The customer or “buyer’s journey” is essentially the customer experience you take your customer through to go from introduction or “awareness” to conversion or “purchase”. Defining the buyer journey is something that a lot of marketers and businesses fail to take the time to do, which is why so many product launches fail — if you don’t know your target and don’t have a systematic method to gauge where your customer is, there is no way to effectively provide the right content for your customer at any given stage.

buyers-journey-stages-buyers-journey

The Buyer’s Journey & Why It Matters via uhurunetwork.com

When we think of ourselves as customers and think of our transformative process as a journey, I believe we treat ourselves & the process in a more effective way. After all, if you treat yourself like a customer, you will do everything in your power to ensure that you have a good customer experience.

My theory is if we can come up with a system that will get us to buy into concepts that will make us better, we will be more willing to take our ideas from theory to transformation and also become better at screening ideas that do not fit into our intended life.

Luckily, we have the CHAMP Framework in place and all we need to do is break this model down into its key parts.

Key Metrics

When examining a high performance value ladder, there are two key metrics I like to use: time & success rate.

Time is the single most important resource (and opportunity cost) that comes with pursuing transformation. Whenever you have an idea or thought you would like to create an outcome for, time is the number one asset you will need to use to either develop the habit or develop the system that will get you to your end goal.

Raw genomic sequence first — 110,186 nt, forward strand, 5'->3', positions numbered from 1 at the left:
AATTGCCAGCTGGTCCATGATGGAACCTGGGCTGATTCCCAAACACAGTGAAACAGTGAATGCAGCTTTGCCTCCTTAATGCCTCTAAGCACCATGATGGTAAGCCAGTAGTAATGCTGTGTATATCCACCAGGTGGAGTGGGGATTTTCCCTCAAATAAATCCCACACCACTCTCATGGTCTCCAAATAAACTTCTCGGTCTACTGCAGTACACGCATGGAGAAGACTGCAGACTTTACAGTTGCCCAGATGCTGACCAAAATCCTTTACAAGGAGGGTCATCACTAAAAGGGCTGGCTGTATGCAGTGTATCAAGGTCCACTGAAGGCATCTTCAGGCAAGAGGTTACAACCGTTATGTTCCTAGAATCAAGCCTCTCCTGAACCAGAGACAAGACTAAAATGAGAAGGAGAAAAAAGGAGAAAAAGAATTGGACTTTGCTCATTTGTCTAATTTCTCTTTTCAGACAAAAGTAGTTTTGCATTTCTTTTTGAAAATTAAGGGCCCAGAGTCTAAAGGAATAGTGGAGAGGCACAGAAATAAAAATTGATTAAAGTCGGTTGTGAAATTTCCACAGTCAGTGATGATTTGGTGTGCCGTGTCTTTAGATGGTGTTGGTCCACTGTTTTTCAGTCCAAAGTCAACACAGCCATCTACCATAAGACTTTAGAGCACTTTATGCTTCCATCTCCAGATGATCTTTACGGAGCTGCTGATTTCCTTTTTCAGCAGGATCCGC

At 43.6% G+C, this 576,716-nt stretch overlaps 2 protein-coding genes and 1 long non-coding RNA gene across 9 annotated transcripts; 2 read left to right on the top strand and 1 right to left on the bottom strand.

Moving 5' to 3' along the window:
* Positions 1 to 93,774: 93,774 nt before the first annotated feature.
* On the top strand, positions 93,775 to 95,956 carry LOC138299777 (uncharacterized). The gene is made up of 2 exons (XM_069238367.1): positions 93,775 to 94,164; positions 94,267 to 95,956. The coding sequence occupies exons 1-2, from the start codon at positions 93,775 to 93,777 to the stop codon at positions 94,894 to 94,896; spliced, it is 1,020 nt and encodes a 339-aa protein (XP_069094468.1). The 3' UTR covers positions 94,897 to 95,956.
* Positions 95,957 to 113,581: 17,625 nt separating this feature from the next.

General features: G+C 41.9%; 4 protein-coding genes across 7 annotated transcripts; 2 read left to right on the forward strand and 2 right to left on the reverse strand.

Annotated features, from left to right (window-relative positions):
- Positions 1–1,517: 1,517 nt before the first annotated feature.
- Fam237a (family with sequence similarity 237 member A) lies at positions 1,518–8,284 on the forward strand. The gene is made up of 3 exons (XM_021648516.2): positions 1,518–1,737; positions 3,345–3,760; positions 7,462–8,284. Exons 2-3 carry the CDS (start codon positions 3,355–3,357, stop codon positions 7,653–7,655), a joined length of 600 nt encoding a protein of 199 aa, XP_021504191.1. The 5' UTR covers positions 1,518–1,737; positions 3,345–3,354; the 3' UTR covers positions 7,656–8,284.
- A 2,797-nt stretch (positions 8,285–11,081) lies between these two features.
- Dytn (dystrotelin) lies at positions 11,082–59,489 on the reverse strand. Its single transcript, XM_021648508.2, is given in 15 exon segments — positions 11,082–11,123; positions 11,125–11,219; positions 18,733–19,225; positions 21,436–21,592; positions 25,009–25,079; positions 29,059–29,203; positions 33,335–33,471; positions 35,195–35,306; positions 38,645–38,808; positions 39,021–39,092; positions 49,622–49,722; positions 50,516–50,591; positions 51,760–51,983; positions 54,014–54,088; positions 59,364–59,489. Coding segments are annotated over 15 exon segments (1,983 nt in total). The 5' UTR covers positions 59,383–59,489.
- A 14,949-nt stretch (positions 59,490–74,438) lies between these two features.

Success rate directly correlates to time. As you put more time into an idea, you get more actionable and when this happens; you create higher chances of success for yourself. That’s not to say that time & success are causally related — one does not cause the other (unfortunately).

The two do however correlate and as one metric rises, you are more likely to find that the other has too. Think of it as putting the odds closer in your favor.

The Idea

Ideas are thoughts that lead to a workable course of action — meaning any thought we have that is even SLIGHTLY actionable is an idea. To reiterate, ideas by themselves are MEANINGLESS. Without structure and dedication they are low in value and opportunity cost — which is why we do not buy into our own ideas most times!

The time spent on these ideas initially is low, which is probably why we have so many of them and possibly explains why success rates on ideas are also very low. This is the awareness stage of your personal buyer’s journey and is the first step toward becoming an indoctrinated customer of your ideas!

The Plan

With a solid idea in hand (or one you believe to be worth pursuing), the next time commitment is creating a plan to achieve the outcome you’re looking for. A plan creates structure for your idea and acts as the engine to bring it to life. It’s more time consuming than the idea, but now that you’ve bought into the concept, you’re more willing to invest in the manifestation of that idea.

 Just like in marketing, it’s still a low-ticket offer, but it shows a willingness to advance toward your transformative goal. At this point in your buyer’s journey, you’re in the awareness stage — you’ve taken a vested interest in the idea and are looking for solutions to manifest the idea.

The Action